A British appeals court has cleared the way for the extradition of WikiLeaks founder Julian Assange to the United States, where he faces more than a dozen criminal charges related to espionage.
The ruling released Friday overturned a lower court decision that blocked Mr. Assange’s extradition on humanitarian grounds. In that ruling, issued last January, District Judge Vanessa Baraitser said that if convicted in the U.S., Mr. Assange would be imprisoned in a supermaximum facility in Florence, Colo., called ADX Florence, where isolation is extreme and mental-health services are limited.
“The mental condition of Mr. Assange is such that it would be oppressive to extradite him to the United States of America,” the judge said, noting that Mr. Assange suffers from “clinical depression and persistent thoughts of suicide.”
The U.S. Department of Justice, or DOJ, appealed that decision and offered assurances that Mr. Assange would not be imprisoned at ADX Florence or held according to Special Administrative Measures, or SAMS, restrictive solitary confinement reserved for terrorism and national security prisoners. The DOJ also said it would agree to transfer Mr. Assange, who is originally from Australia, to an Australian prison to serve his sentence.
On Friday, an appellate panel of three High Court judges said Justice Baraitser should have notified the DOJ of her view before issuing her ruling “to afford it the opportunity to offer assurances to the court.” The panel added that “the U.S.A. has now provided the United Kingdom with a package of assurances.”
“There is no reason why this court should not accept the assurances as meaning what they say. There is no basis for assuming that the U.S.A. has not given the assurances in good faith,” the judges added.
In a statement after Friday’s ruling, Mr. Assange’s fiancée, Stella Morris, called the appeal decision a “grave miscarriage of justice” and said defence lawyers would file an appeal. “How can it be fair, how can it be right, how can it be possible?” she said of the decision to extradite Mr. Assange.
Kristinn Hrafnsson, the editor-in-chief of WikiLeaks, said on Friday the case against Mr. Assange was an assault on press freedom. “Julian’s life is once more under grave threat, and so is the right of journalists to publish material that governments and corporations find inconvenient. This is about the right of a free press to publish without being threatened by a bullying superpower.”
Friday’s ruling is a major victory for U.S. prosecutors, who first charged Mr. Assange in 2017 with computer hacking. They added 17 violations of the Espionage Act to the indictment in 2019, invoking a 103-year-old law that prohibits anyone from unlawfully obtaining and publishing information relating to national defence.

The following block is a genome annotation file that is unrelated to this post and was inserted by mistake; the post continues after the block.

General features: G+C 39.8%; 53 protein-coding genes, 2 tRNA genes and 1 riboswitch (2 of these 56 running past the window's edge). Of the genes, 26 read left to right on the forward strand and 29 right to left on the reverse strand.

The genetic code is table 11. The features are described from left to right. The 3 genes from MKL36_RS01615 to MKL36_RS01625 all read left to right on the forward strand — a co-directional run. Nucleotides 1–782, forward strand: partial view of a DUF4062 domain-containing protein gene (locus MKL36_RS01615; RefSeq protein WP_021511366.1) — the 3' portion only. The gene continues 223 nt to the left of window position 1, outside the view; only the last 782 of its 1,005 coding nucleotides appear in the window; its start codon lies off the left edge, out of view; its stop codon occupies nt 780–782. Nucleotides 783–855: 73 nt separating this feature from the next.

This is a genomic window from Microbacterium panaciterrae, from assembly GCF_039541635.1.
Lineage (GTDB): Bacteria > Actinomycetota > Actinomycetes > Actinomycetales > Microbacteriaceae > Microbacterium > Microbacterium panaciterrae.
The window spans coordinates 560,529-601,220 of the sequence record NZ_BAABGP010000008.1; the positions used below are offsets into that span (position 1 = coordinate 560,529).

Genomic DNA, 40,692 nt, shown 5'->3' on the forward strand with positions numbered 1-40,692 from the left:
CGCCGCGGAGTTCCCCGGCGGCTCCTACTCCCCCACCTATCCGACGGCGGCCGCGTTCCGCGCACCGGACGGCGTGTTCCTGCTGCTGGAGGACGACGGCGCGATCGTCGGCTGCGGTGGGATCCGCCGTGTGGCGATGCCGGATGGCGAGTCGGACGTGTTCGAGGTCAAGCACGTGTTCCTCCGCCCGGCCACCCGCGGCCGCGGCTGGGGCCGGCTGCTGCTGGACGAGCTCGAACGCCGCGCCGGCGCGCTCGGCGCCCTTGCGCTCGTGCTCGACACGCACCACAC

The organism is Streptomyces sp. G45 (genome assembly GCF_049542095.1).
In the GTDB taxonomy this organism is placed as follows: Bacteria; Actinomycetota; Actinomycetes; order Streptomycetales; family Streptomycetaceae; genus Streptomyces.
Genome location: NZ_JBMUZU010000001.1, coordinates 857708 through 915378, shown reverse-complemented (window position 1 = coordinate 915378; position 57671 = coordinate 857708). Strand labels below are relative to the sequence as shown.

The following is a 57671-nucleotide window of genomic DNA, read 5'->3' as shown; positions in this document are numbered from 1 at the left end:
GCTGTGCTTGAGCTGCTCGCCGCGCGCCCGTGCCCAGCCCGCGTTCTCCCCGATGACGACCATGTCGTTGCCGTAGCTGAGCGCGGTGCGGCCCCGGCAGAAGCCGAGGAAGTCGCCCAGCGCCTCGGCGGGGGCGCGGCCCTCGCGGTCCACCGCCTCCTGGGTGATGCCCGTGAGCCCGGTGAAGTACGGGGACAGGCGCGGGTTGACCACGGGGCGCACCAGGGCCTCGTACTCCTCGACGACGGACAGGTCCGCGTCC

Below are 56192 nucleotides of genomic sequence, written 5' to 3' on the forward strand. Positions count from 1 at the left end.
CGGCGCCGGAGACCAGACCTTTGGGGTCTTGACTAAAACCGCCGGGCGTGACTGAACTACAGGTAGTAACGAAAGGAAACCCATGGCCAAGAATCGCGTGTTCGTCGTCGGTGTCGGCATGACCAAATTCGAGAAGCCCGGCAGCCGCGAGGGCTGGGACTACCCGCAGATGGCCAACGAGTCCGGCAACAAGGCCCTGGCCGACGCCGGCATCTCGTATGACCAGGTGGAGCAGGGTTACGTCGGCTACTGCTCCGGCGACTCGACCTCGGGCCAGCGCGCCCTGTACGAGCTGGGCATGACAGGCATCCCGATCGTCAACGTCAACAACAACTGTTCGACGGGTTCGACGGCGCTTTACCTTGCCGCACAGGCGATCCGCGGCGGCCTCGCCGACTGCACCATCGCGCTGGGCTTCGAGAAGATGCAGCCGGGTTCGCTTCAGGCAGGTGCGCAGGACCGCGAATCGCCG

All of the charges relate to the publication by WikiLeaks of more than 250,000 secret military cables, reports and briefing notes in 2010 and 2011. The material exposed atrocities by U.S. soldiers in Afghanistan and Iraq and led to an outcry over American foreign policy. Mr. Assange and his supporters have argued that he acted like any other journalist and that the leaks served the public interest.
Mr. Assange, 50, has long feared facing criminal charges in the U.S. In 2012, he sought refuge in the Ecuadorean embassy in London after a British court upheld his extradition to Sweden to stand trial for sexual assault. He denied the Swedish charges, but felt certain the Swedes would turn him over to U.S. prosecutors.
He was forced out of the embassy in 2019 when Ecuador said he violated the conditions of asylum. London police arrested him for skipping bail and, although the Swedish case was later dropped, Mr. Assange was sentenced to 50 weeks in prison by a British judge for the bail violation. He has remained in jail throughout the extradition process.
U.S. prosecutors have always insisted that the case against Mr. Assange has nothing to do with freedom of the press. They argue the charges focus on his conduct in helping former U.S. Army intelligence officer Chelsea Manning hack into government computers to steal the secret military documents. Ms. Manning received a 35-year sentence in 2013 for violating the Espionage Act, but the jail term was commuted by then president Barack Obama just before he left office in 2017.
The DOJ has said Mr. Assange exposed the identities of more than 100 government sources, something other media outlets did not do because it would put the informants’ lives in danger.
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